From CNN’s Josh Campbell

The Michigan State Police (MSP) is mobilizing personnel from across the state to secure the state capitol in Lansing ahead of planned protests this weekend, the agency said in a statement Friday. 

"In anticipation of an unknown number of demonstrators expected to gather on the grounds of the Capitol on Sunday, January 17, the MSP is again increasing its uniform presence by mobilizing troopers from across the state," the statement read. "MSP’s resources will be complemented by uniform personnel from the Lansing Police Department, Ingham County Sheriff’s Office and the Michigan National Guard to ensure that the greater downtown area is also protected."

State police are working in concert with the FBI, National Guard and other law enforcement agencies to protect the capitol area, the agency said. 

“Security enhancements that have been put in place include both seen and unseen measures,” Col. Joe Gasper, director of the MSP, stated. “I can assure you that we take our responsibility for safeguarding the Capitol and those who work and visit here seriously and, together with our law enforcement partners, we will be prepared to ensure law and order.”

Michigan remained a flash point during 2020 as armed protesters gathered at the capitol in April to demonstrate against the state's pandemic shutdown orders.

The state was also the center of an alleged plot by extremists to kidnap the governor prior to the 2020 presidential election.  

11:25 a.m. ET, January 15, 2021

Here's how DC is tightening security ahead of Biden's inauguration next Wednesday

From CNN's Alex Marquardt, Jeff Zeleny and Kate Sullivan

Chip Somodevilla/Getty Images
Chip Somodevilla/Getty Images

Authorities in Washington, DC, are bracing for more extremist violence in the coming days after supporters of President Trump stormed and breached the US Capitol last week in a deadly riot that left five people dead.

Federal law enforcement agencies have issued an urgent call for assistance in securing the nation's capital as the inauguration nears, CNN has reported, warning that domestic extremists are likely more emboldened to carry out attacks on Biden's inauguration and throughout 2021 after seeing the success of the US Capitol.

More than 20,000 National Guard troops could be in Washington to help secure Biden's inauguration, Washington Police Chief Robert Contee said Wednesday, and sources tell CNN that officials are considering raising the terrorism threat level.

The National Mall, meanwhile, will be closed to the general public on Inauguration Day due to security concerns, according to an official familiar with discussions.

The official said there will be no big screens, no toilets and no panels were people stand, and the public will not be able to get down to the mall where traditionally thousands gather to watch the new President be sworn in.

President-elect Joe Biden's advisers, who are helping plan the inaugural, say it is intended to be a virtual event. They did not object to heightened security restrictions recommended by authorities pertaining to the Mall or the area surrounding the White House.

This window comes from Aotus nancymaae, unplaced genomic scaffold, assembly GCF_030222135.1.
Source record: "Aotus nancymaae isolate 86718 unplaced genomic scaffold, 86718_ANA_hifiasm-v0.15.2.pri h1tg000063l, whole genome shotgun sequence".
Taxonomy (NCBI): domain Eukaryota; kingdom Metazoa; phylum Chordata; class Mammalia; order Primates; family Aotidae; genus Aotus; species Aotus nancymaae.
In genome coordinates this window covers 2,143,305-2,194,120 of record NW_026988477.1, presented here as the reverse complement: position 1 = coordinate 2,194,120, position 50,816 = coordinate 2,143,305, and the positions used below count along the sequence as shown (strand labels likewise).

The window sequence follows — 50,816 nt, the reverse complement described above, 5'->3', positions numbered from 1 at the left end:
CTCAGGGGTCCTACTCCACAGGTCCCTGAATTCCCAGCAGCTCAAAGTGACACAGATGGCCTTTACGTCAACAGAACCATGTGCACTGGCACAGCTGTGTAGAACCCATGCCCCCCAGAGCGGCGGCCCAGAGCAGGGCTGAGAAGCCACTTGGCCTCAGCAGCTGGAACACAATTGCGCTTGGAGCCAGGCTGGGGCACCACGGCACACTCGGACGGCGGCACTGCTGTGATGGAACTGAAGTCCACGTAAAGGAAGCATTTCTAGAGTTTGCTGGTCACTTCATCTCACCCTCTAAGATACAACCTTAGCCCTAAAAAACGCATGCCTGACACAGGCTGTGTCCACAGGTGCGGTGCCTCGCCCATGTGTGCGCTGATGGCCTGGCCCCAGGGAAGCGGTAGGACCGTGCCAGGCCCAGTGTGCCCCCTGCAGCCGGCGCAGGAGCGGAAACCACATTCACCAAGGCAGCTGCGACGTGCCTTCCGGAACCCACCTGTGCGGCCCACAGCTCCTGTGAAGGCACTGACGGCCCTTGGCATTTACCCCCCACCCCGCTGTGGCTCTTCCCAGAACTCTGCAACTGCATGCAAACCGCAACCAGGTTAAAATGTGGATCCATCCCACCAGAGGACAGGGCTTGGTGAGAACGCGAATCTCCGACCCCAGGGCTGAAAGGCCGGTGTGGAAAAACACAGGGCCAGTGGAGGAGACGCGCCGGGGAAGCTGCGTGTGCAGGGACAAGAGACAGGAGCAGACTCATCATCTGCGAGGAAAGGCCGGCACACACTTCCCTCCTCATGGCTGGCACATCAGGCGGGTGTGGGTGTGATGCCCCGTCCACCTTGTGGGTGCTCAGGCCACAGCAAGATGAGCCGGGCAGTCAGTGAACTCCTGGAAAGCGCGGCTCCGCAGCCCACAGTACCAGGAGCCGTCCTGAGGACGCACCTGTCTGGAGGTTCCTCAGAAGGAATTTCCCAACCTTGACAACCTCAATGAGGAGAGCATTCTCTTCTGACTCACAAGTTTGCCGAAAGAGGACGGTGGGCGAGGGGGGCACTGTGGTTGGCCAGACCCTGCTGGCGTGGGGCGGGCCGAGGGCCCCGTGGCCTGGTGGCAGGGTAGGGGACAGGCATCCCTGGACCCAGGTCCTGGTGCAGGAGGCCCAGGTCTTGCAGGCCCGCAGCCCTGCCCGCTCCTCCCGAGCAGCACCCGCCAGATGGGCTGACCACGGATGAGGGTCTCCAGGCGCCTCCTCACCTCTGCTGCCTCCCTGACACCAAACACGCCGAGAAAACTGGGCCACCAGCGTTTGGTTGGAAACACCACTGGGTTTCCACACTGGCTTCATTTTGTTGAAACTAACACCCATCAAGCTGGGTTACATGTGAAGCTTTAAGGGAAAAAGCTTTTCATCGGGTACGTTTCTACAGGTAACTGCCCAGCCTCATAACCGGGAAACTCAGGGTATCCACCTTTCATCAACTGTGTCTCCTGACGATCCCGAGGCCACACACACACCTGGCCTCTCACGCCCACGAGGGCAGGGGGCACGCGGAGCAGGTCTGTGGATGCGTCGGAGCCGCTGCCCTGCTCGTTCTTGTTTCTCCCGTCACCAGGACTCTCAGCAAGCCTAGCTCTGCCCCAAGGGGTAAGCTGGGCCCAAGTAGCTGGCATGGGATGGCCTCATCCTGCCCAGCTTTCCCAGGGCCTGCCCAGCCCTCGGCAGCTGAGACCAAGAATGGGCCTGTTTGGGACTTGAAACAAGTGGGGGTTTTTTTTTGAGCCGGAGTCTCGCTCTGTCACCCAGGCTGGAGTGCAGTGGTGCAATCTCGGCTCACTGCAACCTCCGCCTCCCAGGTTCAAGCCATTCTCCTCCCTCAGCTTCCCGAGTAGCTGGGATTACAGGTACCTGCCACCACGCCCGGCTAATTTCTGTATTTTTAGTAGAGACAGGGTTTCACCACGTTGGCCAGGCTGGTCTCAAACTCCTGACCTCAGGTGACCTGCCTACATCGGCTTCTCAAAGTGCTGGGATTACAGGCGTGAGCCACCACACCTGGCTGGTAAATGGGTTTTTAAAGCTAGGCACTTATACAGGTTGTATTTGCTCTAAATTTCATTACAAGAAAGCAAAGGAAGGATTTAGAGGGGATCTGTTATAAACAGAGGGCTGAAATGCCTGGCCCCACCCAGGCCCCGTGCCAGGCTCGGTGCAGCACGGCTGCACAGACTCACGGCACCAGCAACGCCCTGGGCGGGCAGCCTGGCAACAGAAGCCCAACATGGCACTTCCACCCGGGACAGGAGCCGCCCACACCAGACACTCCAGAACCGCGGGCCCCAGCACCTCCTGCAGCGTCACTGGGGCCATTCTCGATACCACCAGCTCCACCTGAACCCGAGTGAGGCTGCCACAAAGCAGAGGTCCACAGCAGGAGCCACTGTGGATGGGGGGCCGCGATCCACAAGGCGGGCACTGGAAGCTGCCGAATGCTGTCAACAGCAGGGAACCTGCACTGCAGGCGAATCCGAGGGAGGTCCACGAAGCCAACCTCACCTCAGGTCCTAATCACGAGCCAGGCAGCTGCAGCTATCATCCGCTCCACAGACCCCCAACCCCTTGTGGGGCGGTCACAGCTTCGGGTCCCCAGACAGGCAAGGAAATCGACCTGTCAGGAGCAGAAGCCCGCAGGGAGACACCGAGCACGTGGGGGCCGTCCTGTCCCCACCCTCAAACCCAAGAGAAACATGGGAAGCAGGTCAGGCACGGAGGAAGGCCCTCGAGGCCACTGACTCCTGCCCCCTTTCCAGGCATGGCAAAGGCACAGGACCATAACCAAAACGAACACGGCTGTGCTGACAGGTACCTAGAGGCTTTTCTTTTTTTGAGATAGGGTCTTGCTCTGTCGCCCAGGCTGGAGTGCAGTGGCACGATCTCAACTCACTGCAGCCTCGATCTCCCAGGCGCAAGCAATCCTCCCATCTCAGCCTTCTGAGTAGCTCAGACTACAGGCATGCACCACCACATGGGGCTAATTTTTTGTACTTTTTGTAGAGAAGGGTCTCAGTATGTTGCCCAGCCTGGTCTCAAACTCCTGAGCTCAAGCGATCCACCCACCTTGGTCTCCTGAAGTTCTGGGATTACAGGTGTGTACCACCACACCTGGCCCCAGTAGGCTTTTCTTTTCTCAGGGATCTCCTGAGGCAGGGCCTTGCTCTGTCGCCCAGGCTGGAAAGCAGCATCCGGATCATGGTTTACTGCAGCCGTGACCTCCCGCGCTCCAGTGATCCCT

There are ongoing discussions between the District of Columbia, National Park Service and the US Department of Interior on when the shutdown will happen. There won't be access on Jan. 20, but when exactly before that is still the subject of discussion.

The National Park Service said in a statement an announcement would be made by the department or the United States Secret Service when a final decision was made.

The restrictions on the National Mall were first reported by the Washington Post.

The President-elect and Vice President-elect Kamala Harris are still expected to take their oaths of office on the West Front of the US Capitol during a significantly scaled-down event. Biden said this week that he was "not afraid of taking the oath outside" and that his team had been receiving briefings in the wake of the violence.

On Wednesday, Biden received a briefing from senior officials at the FBI, the Secret Service and key members of his national security team about the potential for additional extremist violence in the coming days, according to the President-elect's transition team.

See the security precautions around the Capitol: 

6:52 p.m. ET, January 15, 2021

The Washington Post: Pence was closer than initially known to mob during Capitol riot

From CNN's Betsy Klein

Vice President Mike Pence was closer than initially known to a violent mob of protesters at the US Capitol last Wednesday, according to new reporting from the Washington Post.

Pence, per the Post, remained in the Senate chamber for about 14 minutes after Capitol Police reported the initial attempted breach of the building. Pence, along with second lady Karen Pence and daughter Charlotte Pence Bond, were then moved into a room off the Senate floor. 

About one minute after Pence was moved, the Post said, the mob of rioters moved up the stairs to the second floor landing outside the Senate entrance, where Capitol Police officer Eugene Goodman heroically led them in the opposite direction. The Washington Post said that Pence and his family were in a hideaway “less than 100 feet from that landing, according to three people familiar with his whereabouts.”